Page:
Mayor's Report: National Police Week

Ben Thomas Jr., Greencastle mayor

So, it’s another rainy Sunday afternoon. Mother’s Day 2021! Greetings to all the Moms and the wonderful things you do. Join me for a few minutes for this family room chat.

Mother’s Day was first celebrated in 1907 at a church in Grafton, West Virginia, as a service of worship. I certainly have many fond memories of my late Mother (Mom). She grew up as a farm girl during the great Depression and graduated from high school during WWII, seeing brothers go off to military service. Her Dad died when Mom was an infant so Grand-ma raised the entire family on the farm. What a life. Mom raised a bunch of boys and became a big baseball fan. Thanks, Mom, for what you taught us and the many memories. This past Saturday morning, D.J. Holly Z from our local radio station, played song tributes to Mother’s Day. One was narrated in 1976 by Jimmy Dean (yep, the sausage breakfast guy) named "I.O.U." Listen to it. What a great tribute to Moms. 

Greencastle Mayor Ben Thomas Jr.

This is National Police Week (May 9 through 15), though national events are postponed until October due to COVID. A national candlelight vigil will be held Oct. 14 in Washington, D.C., for those who lost their lives in performance of their duties. Many officers died in 2020 and 2021 from COVID-19. 

You probably know that I enjoy reading history. Our Greencastle police officers provide public safety service 24 hours a day seven days a week. I began my law enforcement career 44 years ago and oh, have I observed changes.

Greencastle Council minutes of 1887 stated that "A policeman was employed, assisted by a high constable and county sheriff. Criminal activities included larcenies, assaults, riots, disorderly conduct."

A "lock up" was on South Jefferson Street (before the RR highline came to Greencastle) constructed in approximately 1875, consisting of a square brick building with an iron door. Prisoners would be held there until sentence was pronounced by a local justice of the peace then released or taken to the county jail. Council minutes from March 1900 read "High constable reported 175 tramps in the lock up this year, 3/4 of time coal was burned there (for heat)."

The lock up was removed in 1905 to make way for the RR highline. That same year, Greencastle requested assistance from Hagerstown police due to the Saturday night "disorderly conduct and riots" that were regularly occurring. The was denied as Hagerstown was having similar issues. Citizens presented a petition to council and council approved the construction of two new lock ups in 1907 in the northwest corner of the first floor of council hall. Constructed by contractor Jacob Shank for $167, included were faucets, toilets and bunks. I remember them well. They were utilized until the 1982 police department renovations, where they were removed for insurance purposes. Those two lock ups were well used due to the number of downtown bars and those that came to town to consume their fire water with the subsequent consequences. The current lock up uses the same front steel door and grid system that was recycled from one of the original 1907 lockups.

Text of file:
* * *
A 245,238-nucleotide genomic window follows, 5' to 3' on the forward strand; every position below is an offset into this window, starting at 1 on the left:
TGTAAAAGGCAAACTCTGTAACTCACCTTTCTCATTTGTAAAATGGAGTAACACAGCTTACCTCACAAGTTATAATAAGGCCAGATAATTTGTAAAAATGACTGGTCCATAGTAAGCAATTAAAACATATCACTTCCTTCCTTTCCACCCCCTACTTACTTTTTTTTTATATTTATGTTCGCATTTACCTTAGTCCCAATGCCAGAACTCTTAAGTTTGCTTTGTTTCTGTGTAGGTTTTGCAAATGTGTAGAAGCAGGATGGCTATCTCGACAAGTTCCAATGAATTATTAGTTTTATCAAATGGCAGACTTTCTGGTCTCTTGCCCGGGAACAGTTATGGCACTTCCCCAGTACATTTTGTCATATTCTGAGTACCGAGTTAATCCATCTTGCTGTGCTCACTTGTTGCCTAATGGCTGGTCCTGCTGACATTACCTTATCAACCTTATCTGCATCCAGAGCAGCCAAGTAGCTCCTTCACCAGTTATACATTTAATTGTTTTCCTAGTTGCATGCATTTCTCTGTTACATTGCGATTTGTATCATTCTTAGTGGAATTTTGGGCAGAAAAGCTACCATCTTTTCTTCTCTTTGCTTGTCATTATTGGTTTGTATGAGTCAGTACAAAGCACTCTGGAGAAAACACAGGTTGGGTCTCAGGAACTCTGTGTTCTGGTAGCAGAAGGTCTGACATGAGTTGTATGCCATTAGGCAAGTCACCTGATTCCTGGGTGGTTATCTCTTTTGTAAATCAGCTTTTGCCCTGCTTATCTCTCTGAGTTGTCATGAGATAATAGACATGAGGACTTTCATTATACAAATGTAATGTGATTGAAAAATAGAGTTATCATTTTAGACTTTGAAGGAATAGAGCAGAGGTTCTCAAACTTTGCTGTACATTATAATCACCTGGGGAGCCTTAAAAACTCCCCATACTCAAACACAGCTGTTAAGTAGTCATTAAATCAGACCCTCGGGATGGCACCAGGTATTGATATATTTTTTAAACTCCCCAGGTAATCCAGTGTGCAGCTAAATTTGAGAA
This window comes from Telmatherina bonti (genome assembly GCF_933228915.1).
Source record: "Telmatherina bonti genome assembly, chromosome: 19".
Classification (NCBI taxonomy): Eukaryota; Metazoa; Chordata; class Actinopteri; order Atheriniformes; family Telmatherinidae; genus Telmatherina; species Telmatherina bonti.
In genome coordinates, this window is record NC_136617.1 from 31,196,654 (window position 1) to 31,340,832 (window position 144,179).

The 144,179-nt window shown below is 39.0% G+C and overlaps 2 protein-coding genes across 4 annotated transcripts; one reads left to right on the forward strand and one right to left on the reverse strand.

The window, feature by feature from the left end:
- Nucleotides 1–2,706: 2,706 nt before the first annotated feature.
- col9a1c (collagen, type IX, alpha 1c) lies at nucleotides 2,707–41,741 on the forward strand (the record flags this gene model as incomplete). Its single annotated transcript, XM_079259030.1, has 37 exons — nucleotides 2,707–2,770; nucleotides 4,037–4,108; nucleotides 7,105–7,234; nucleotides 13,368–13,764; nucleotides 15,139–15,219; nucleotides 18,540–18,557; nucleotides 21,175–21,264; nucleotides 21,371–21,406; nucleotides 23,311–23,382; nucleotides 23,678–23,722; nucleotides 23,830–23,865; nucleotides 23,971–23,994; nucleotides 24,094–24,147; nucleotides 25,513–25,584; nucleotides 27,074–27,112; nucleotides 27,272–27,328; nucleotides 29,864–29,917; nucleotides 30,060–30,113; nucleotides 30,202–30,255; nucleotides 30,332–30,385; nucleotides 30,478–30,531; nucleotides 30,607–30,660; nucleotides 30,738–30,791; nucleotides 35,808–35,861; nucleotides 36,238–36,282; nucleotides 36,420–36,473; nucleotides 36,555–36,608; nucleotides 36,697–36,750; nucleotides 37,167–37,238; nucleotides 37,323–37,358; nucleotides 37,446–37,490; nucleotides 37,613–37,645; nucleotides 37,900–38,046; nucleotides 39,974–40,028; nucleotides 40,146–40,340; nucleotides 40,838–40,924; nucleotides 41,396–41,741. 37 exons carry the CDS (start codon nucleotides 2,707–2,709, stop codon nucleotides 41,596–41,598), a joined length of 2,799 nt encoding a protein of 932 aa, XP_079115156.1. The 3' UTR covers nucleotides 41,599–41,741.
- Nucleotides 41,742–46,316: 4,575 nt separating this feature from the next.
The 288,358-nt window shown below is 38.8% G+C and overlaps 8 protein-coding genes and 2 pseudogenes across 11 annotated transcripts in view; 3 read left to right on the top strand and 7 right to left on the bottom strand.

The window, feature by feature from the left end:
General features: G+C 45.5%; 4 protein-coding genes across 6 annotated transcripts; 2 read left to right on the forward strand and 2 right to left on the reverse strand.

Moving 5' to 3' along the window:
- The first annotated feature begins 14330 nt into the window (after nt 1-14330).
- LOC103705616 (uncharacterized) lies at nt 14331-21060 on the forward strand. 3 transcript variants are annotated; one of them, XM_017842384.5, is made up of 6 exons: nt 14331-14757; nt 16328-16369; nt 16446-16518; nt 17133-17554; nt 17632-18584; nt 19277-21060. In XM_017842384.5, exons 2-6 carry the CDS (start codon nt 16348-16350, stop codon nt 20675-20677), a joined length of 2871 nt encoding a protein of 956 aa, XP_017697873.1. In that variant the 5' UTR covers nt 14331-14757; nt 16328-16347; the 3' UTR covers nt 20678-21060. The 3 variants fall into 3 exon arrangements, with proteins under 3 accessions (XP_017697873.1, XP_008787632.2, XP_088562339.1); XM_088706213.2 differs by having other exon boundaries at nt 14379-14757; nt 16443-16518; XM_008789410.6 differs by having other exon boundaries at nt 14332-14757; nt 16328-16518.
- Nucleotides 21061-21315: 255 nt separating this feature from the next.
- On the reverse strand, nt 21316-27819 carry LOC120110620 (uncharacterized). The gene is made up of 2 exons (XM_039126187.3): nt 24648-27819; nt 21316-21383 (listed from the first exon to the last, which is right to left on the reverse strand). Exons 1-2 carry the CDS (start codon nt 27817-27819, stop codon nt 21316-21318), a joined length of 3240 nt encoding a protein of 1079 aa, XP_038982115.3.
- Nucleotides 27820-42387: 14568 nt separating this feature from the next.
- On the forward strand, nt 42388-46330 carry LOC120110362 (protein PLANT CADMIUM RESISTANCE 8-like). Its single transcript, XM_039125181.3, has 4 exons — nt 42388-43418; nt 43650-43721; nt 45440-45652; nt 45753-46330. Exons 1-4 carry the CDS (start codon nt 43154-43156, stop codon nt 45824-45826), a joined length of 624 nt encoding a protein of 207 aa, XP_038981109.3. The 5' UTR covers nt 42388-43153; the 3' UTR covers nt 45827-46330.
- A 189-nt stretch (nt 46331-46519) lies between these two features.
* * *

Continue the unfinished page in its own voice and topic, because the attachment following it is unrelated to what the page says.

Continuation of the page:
On the Job: Suspect in murder of Waynesboro man in Hagerstown arrested in Greencastle

In the Community: Greencastle police hold 10 Most Wanted food drive

As of the end of April, Greencastle officers have logged 1,232 calls for service. Oftentimes incidents begin outside of Greencastle and end up here. Greencastle is the hub of the region, providing many services to our citizens. Our entire school campus is in Greencastle, where police services are provided, assisting the school resource officer. Services are provided over the midnight hours, weekends, and holidays in all weather conditions. All officers are graduates from certified Pennsylvania police academies and are required annually to successfully complete mandatory updates as required by the Pa. Municipal Police Education and Training Commission. Several are certified emergency medical technicians. As Pennsylvania is a commonwealth, there are 1,059 municipal police departments in the state.

Though municipal police are not permitted to use radar for issuance of traffic citations, Greencastle PD is using a radar monitoring system that you may have observed on our streets. The system is a driver education tool that can also be used for traffic studies to assist our public works department. Last week, officers issued a search warrant that resulted in drug arrests. A stolen car was recovered with charges initiated for a wanted felon. Weapons charges were also initiated following retail theft (shoplifting) investigations. The department is busy. We are not immune from crime. Most criminal activities occur due to drug or alcohol abuse addictions. I encourage our citizens to lock your cars and your outbuildings. This is the time when thieves in the night are looking for anything of value to support their illegal habits.

I close with this National Police Week message. Please thank those who protect us and, yes, put their lives on the line for our safety. I certainly count my blessings and am grateful that God had my six as a police officer. Our staff is dedicated in service to you and for that, I am most appreciative. Thank you, members of the Greencastle, Pennsylvania Police Department for your service. We are blessed.